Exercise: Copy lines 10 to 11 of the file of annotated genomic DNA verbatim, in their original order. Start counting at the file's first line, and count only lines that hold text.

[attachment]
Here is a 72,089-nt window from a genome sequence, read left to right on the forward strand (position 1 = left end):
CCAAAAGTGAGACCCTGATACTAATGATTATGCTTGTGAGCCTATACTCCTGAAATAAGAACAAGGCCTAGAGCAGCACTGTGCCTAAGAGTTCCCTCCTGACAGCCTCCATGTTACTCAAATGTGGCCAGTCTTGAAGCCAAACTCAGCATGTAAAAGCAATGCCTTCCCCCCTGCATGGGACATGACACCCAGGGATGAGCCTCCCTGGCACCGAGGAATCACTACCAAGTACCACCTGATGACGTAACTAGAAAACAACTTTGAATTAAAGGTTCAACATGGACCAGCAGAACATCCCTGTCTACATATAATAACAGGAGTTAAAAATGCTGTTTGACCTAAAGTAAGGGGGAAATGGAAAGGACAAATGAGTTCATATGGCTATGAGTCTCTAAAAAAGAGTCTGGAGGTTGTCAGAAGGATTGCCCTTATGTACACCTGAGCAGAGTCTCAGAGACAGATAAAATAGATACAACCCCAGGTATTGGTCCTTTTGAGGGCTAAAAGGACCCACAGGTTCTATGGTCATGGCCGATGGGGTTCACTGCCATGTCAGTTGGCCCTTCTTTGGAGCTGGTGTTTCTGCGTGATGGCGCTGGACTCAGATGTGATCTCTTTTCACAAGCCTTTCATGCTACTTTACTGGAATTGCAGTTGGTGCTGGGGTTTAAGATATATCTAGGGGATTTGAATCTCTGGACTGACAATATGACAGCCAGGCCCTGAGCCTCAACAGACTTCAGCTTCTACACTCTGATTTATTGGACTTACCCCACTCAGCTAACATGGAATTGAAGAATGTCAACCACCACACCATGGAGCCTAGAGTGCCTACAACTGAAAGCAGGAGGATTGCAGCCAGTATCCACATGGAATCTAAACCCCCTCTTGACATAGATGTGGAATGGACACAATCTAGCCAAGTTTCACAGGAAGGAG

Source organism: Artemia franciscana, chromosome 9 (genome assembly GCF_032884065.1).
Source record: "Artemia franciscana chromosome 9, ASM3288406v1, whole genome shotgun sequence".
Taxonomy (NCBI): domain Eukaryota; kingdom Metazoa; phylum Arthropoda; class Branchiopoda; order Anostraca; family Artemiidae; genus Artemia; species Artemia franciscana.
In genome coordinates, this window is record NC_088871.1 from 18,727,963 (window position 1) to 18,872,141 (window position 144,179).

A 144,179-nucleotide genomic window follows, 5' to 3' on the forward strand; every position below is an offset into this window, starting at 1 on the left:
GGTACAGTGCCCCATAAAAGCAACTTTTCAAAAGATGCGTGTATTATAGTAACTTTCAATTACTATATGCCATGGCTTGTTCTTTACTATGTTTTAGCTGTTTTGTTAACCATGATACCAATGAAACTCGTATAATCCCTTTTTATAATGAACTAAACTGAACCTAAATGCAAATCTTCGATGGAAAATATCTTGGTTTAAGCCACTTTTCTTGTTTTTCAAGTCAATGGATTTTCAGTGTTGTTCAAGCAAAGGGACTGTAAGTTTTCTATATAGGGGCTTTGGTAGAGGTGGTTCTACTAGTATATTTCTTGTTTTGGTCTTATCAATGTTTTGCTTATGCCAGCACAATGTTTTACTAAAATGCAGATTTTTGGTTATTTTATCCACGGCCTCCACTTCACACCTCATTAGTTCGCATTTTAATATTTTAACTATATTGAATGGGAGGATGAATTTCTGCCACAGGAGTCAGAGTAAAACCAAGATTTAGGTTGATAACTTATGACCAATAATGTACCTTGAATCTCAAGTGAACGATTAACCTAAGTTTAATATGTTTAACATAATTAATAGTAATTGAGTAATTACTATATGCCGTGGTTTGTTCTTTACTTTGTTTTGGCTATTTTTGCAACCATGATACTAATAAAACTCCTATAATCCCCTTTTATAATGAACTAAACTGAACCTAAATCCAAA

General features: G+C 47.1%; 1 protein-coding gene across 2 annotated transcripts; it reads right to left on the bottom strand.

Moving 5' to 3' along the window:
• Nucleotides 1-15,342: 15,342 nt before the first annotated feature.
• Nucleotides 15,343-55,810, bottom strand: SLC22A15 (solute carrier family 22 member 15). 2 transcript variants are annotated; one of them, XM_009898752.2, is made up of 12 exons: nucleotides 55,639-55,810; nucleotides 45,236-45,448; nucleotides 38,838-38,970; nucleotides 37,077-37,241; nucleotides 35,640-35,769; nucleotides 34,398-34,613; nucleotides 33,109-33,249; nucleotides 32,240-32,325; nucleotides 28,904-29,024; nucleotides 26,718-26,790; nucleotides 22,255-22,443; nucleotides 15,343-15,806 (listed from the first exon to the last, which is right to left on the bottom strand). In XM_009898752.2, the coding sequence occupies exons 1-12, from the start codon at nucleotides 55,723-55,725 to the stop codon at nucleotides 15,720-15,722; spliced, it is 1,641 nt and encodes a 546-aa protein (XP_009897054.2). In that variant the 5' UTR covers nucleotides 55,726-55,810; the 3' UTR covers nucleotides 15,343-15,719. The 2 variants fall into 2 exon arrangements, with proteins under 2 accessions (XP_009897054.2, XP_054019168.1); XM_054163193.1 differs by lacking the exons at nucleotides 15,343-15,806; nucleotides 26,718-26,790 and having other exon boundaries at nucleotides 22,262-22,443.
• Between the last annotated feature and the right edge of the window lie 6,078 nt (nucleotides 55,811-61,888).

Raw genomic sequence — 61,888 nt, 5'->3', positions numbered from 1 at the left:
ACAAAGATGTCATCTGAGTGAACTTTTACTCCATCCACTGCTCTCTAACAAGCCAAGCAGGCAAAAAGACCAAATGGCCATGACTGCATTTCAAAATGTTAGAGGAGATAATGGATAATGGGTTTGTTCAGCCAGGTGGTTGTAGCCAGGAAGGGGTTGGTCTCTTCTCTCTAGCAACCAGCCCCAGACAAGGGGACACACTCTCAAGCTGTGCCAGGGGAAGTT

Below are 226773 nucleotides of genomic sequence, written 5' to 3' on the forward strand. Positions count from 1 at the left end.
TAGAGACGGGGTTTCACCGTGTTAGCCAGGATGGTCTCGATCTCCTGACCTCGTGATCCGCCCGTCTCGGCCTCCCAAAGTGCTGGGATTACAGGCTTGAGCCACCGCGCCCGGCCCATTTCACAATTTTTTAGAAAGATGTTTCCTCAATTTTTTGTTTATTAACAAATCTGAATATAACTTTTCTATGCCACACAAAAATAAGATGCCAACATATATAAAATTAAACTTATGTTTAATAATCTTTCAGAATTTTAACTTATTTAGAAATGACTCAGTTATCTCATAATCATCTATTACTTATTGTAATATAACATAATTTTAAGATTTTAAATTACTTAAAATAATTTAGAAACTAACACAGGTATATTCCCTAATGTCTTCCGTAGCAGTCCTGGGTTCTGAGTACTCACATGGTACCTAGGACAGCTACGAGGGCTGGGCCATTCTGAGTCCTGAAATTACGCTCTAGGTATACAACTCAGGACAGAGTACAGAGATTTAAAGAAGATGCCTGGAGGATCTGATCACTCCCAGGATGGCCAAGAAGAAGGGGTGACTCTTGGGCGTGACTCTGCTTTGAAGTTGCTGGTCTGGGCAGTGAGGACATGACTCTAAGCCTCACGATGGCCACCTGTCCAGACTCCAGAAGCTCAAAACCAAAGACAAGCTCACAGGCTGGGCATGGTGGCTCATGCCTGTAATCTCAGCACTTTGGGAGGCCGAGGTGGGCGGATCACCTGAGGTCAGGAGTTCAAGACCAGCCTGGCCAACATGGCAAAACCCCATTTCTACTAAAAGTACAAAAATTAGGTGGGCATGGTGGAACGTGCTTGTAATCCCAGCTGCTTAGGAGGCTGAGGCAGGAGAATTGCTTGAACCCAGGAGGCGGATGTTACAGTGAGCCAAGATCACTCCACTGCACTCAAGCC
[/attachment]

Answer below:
Moving 5' to 3' along the window:
• Nucleotides 1-15,342: 15,342 nt before the first annotated feature.